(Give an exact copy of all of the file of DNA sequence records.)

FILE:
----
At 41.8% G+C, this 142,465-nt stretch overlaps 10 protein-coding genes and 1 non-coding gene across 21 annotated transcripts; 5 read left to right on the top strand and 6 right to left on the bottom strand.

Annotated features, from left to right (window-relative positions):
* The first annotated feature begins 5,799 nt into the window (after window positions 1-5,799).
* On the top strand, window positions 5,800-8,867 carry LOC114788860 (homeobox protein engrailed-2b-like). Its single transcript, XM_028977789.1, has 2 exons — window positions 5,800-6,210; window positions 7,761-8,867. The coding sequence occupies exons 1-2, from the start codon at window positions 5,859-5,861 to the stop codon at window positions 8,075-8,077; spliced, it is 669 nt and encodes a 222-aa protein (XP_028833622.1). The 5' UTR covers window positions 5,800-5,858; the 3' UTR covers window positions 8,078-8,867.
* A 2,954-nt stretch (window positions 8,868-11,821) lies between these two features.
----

At 41.8% G+C, this 142,465-nt stretch overlaps 10 protein-coding genes and 1 non-coding gene across 21 annotated transcripts; 5 read left to right on the top strand and 6 right to left on the bottom strand.

Annotated features, from left to right (window-relative positions):
* The first annotated feature begins 5,799 nt into the window (after window positions 1-5,799).
* On the top strand, window positions 5,800-8,867 carry LOC114788860 (homeobox protein engrailed-2b-like). Its single transcript, XM_028977789.1, has 2 exons — window positions 5,800-6,210; window positions 7,761-8,867. The coding sequence occupies exons 1-2, from the start codon at window positions 5,859-5,861 to the stop codon at window positions 8,075-8,077; spliced, it is 669 nt and encodes a 222-aa protein (XP_028833622.1). The 5' UTR covers window positions 5,800-5,858; the 3' UTR covers window positions 8,078-8,867.
* A 2,954-nt stretch (window positions 8,868-11,821) lies between these two features.